"Well that's just swell!  What I am supposed to do without a nose?" said Kovalev.  "It can't get any worse than it is now.  Who knows what the hell it is!  Where could I possibly show myself with such an absurdity?  I know a large circle of people; this evening, for example, I was supposed to attend events at two different homes.  A great many people know me: the wife of the state councillor, Chekhtareva, Podtochina, the wife of the staff officer ... although after her most recent act I will no longer have any dealings with her apart from those conducted by the police.  Be so good as to tell me," said Kovalev with a pleading tone, "is there really no way?  Just stick it on; it doesn't matter how as long as it holds.  I could even prop it up with my hand in dangerous situations.  And I won't dance so as not to harm it by some careless movement.  Please be assured that with regard to my gratitude for your visit, all that my resources permit will be put to use ..."

"Believe me," said the doctor in neither a quiet nor a loud voice, but in a voice both extraordinarily tender and magnetic, "I never treat patients for mercenary reasons.  This is against my rules and my art.  True, I do take payments for house calls, but that is only so that I do not feel bad if I fail.  Of course, I would reattach your nose; and yet I tell you upon my honor – if you don't happen to take me on my word – that it will be much worse.  Leave that to nature itself.  Wash more often with cold water and I assure you that you without a nose will be just as healthy as if you still had a nose.  And I advise you to place your nose in a jar with some alcohol or, even better, pour in there two spoonfuls of sharp table vodka and a bit of heated vinegar.  And then you could get quite a pretty penny for it.  I could even take it off your hands if you don't ask too high a price ..."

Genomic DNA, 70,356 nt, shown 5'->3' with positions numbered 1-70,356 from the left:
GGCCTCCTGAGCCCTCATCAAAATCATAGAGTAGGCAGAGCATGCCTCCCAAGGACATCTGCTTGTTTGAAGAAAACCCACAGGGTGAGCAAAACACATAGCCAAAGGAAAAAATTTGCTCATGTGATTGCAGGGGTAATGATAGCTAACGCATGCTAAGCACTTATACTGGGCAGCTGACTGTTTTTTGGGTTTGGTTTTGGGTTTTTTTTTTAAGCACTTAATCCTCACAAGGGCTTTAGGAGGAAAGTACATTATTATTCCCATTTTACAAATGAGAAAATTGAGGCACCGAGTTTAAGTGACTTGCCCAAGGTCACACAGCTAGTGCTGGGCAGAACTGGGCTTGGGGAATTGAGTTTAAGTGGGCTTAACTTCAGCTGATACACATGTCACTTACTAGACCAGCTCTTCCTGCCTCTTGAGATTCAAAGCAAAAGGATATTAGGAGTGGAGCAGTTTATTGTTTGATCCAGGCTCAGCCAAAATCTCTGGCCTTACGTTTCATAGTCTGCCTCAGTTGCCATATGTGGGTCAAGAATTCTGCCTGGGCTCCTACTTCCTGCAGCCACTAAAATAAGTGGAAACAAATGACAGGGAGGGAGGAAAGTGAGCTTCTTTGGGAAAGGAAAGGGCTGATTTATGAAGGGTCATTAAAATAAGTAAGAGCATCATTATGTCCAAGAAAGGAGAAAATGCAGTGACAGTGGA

"No, no, I won't sell it for anything!"  screamed the desperate Major Kovalev.  "It would be better if it simply disappeared!"

"I beg your pardon!" said the doctor, taking his leave.  "I only wanted to do you a favor ... but what can I do?  At least you see that I made an attempt."

Having said this, the doctor left the room with a rather noble bearing about him.  Kovalev did not even notice his face, and in his profound numbness only saw the pure, snow-white sleeves of the doctor's shirt sticking out from under his frock coat.   

The next day he decided, before formally filing a complaint, to write to the wife of the staff officer as to whether she would agree, without a struggle, to return to him what she owed.  The contents of the letter were as follows:

"Dear Aleksandra Grigorevna!

Madam, I am still at a loss to understand an act on your part that I found strange.  Rest assured that you will gain nothing in taking such a measure; in no way will you oblige me to marry your daughter.  You should know that the story regarding my nose is well-known to me, just as it is known to me that you, and no other, are the main instigator in that affair.  This sudden departure from its habitual place, its flight and its masking in the guise of a functionary, and, ultimately, in its own guise, are nothing more than the consequences of sorcery performed by you or by those who practice those arts precious to you.  For my part I feel it my duty to warn you that if the aforementioned nose is not back in its place by today, I will be forced to resort to the defense and protection afforded me by the law.

Nevertheless, I have the great honor of remaining

Your most humble servant,

Platon Kovalev."

"Dear Platon Kuzmich!